Sickness, Injury Took Toll of Gulf Troops
By Gerry J. Gilmore
American Forces Press Service
WASHINGTON, Feb. 23, 2001 Non-battle related injuries and sickness have sapped the strength and resources of armies since groups of cavemen first threw rocks at each other. The 1990-1991 Persian Gulf War was no exception.
Dr. Michael E. Kilpatrick, a former Navy physician who had commanded an Army/Navy infectious disease research unit during the war, noted that ill health, sickness and non- combat related injuries -- including deaths -- visited many of the 700,000 U.S. service members that were deployed to Southwest Asia.
While estimates of massive potential battlefield casualties never materialized, Kilpatrick said thousands of troops fell ill or were injured during their service in the Gulf.
“Some 28,000 people were hospitalized during the Gulf War and less than 1,000 of those were from combat-related injuries,” said Kilpatrick, now retired. He is the chief of staff of the Office of the Special Assistant to the Secretary of Defense for Gulf War Illnesses, Medical Readiness, and Military Deployments.
Kilpatrick said the Gulf War provides many lessons learned for military operations and medical planners, especially in light of the fact that the war’s 145 non-combat related deaths almost equaled the conflict’s 147 combat deaths.
Many of the non-combat related injuries during the Gulf War -- such as sports injuries and automobile accidents -- were preventable, Kilpatrick said. It should come as no surprise that so many people became ill or injured in the Gulf, he said, considering the large number of troops involved, and the quickness in which they were deployed to a foreign environment.
“This was a very rapid call up,” Kilpatrick said. Large numbers of reserve component troops unused to sudden deployments moved quickly to the front, he added. Such haste, he noted, meant some out of shape or sick active duty and reserve component service members were sent to the Gulf.
U.S. Central Command medically evacuated about 8,000 troops from the Gulf during the war, Kilpatrick said. Only about 1,000 of those evacuations were combat-related. About 7,000 people were evacuated for non-combat related maladies such as sports and other injuries, psychological problems, pregnancies and other medical conditions, he added.
In the decade since the war concluded, military officials have taken actions to ensure that service members receive more timely physicals and are medically screened before deployment, Kilpatrick said.
Medical records are absolutely important to service member health care, Kilpatrick said, to include the documentation of vaccine usage. During the Gulf War, he noted that the troop medical history “paper trail” was often disrupted.
“The medical records didn’t go with the people when they deployed. Clearly, there was no way to replicate medical records in theater and so when people were medically evacuated, they left with the original record, particularly those who were hospitalized,” Kilpatrick said.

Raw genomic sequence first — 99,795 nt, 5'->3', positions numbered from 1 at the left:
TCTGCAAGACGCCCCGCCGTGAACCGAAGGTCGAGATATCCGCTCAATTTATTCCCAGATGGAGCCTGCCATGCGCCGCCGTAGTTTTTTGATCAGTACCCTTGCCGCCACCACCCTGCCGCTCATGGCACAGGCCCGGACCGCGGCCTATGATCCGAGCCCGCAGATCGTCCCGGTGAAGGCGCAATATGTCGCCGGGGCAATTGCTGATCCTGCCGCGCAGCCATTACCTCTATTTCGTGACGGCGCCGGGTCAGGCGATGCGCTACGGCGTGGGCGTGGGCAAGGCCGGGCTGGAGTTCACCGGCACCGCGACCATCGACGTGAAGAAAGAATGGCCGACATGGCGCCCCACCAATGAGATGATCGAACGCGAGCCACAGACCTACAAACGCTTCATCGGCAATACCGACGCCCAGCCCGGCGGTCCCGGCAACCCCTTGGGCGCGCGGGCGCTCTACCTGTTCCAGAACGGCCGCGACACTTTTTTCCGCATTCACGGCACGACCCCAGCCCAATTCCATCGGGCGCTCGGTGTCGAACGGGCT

“Many people thought those records were lost, when in fact they were filed in St. Louis where they archive medical records from hospitals,” he said. “If you didn’t know the name of the tent you were admitted to in the desert, you couldn’t access that record.”
Outpatient medical information filled out in the Gulf was often “put into a box, hopefully to marry up someday with a person’s permanent medical record, and that just never happened,” Kilpatrick said. Military medical authorities look to advances in portable, electronic devices -- so- called “smart-cards” -- to provide answers to the problem of creating easily accessed and updated medical records for deployed troops.
Kilpatrick said the inability to locate and/or access Gulf War military hospitalization records is unpleasant for anyone needing those records for subsequent treatment, especially those service members who believe they have Gulf War Illnesses. Out of about 120,000 current and former service members who have been examined for Gulf War Illnesses, he noted that about 20 percent remain undiagnosed.
“Anybody who has symptoms that can’t be explained has to be worried -- that is human nature,” Kilpatrick said. “If the conditions persist, and they go through many, many examinations and can’t get an answer, many people do become depressed, and that depression or anxiety can actually worsen the symptoms.
“For those individuals, this not having their record is just one more contributor to their saying: ‘The government really didn’t take good care of me.’”
Kilpatrick said modern medicine’s seeming inability to determine why some people suffer from GWI-related symptoms such as headaches, depression, tiredness, rashes, memory loss and other maladies could occur because the profession isn’t all powerful.
“I think medicine is realizing -- and has for years -- that many times people have symptoms that we can’t diagnose,” he said. “Maybe the medical field has oversold itself in its ability. We can tell you when you develop diabetes what that disease is, but really can’t tell you as an individual why you’ve developed diabetes.
“We can tell you what the treatment needs to be, and watching your diet and exercise, but as far as the cause of diabetes in an individual, we can’t do that.”